Movie Review: American Made
By: Thomas Troyan
American Made is the new Doug Liman film starring Tom Cruise, chronicling the drug smuggling career of Barry Seal. Based on a true story, the film boasts an action packed life, as Barry flies to Central America to gain intel for the CIA, culminating in various illicit activities such as cocaine smuggling, arms dealing, and transporting the Contras from Nicaragua to America to train them to promote American idealism and crush ideas of Communism in the world.
Tom Cruise stars as pilot Barry Seal, bringing his typical charm to the role. He smiles with glee as he explains via video logs his career, relations with his wife and family, along with his meetings with CIA agent Monty Schaefer (played by Domhnall Gleeson). The scenes between Cruise and Gleeson are energetic, as we see Schaefer manipulate Seal via his love of flying and patriotism. Meanwhile behind the scenes, he uses Barry’s skills and endeavors as a mean to prop himself up in the CIA.
The most entertaining scenes in this movie weren’t the flying scenes, where Seal needs to stay airborne against Central American rebels, or the DEA, but rather seeing his dealings with the various people in his life. The biggest comparison I can make to this is the character of Jordan Belfort in 2013’s The Wolf of Wall Street. But whereas Belfort’s actions are seen as repulsive and manipulative, we are meant to root with Seal, as he cons the CIA out of their guns, selling them to the cartel rather than supplying them to the Contras. This care-free attitude towards his actions make for exciting scenes, but questionable morals. If you relate to Barry, what does it say about you? It almost becomes a commentary on the scandals of today, where through the movie, we are prompted to look back at various events in the Reagan presidency, without dealing with any of the lasting consequences. It prompts us to think, what issues will we be looking back on in the future?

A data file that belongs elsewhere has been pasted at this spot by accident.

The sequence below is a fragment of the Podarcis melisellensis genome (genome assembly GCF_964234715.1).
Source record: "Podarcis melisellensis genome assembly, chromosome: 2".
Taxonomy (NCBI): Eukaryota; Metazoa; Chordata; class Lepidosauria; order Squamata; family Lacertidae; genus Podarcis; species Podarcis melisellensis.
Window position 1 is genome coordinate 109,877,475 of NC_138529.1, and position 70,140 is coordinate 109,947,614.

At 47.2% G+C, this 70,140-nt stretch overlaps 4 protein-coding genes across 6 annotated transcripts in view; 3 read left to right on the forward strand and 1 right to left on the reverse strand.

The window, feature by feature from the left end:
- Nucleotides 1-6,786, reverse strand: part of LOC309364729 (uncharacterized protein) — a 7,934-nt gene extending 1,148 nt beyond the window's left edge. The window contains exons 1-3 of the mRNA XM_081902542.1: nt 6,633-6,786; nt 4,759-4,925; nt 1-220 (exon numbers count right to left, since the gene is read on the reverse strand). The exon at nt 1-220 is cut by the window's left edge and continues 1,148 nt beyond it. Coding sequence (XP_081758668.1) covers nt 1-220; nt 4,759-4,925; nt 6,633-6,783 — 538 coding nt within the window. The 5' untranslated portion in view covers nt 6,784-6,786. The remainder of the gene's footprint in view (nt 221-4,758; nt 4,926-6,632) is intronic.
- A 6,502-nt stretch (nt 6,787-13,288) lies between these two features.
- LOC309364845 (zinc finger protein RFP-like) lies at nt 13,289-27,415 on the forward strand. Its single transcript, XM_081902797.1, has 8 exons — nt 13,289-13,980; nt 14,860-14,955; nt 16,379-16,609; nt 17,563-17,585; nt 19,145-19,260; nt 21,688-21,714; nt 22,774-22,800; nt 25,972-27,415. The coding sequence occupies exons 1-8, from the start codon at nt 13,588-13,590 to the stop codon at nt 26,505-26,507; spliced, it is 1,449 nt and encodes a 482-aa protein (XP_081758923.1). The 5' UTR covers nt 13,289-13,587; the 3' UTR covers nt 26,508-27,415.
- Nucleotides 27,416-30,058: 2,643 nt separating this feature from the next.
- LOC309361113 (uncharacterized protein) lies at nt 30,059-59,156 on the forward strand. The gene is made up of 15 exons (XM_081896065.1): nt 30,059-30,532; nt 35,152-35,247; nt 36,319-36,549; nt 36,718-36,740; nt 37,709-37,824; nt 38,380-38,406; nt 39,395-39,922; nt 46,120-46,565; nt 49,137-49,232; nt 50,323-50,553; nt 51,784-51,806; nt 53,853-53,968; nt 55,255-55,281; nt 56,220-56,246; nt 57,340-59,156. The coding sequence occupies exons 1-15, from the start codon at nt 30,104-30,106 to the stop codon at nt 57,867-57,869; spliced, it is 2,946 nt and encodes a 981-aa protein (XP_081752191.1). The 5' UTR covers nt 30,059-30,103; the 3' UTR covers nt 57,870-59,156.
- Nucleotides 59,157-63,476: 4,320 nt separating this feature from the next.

While the movie is certainly well made, Cruise is unable to bring a humanity to his role. As we watch him through the 70s, we see him age, and time pass, but he never manages to grow as a character. He’s just a wide-eyed adrenaline junky looking to have some thrills at the expense of everyone he’s working for. He’s just playing another kind of Tom Cruise character that flashes us a silly smile to let us all know that everything’s okay. So while I did enjoy this movie, it just left me wanting more.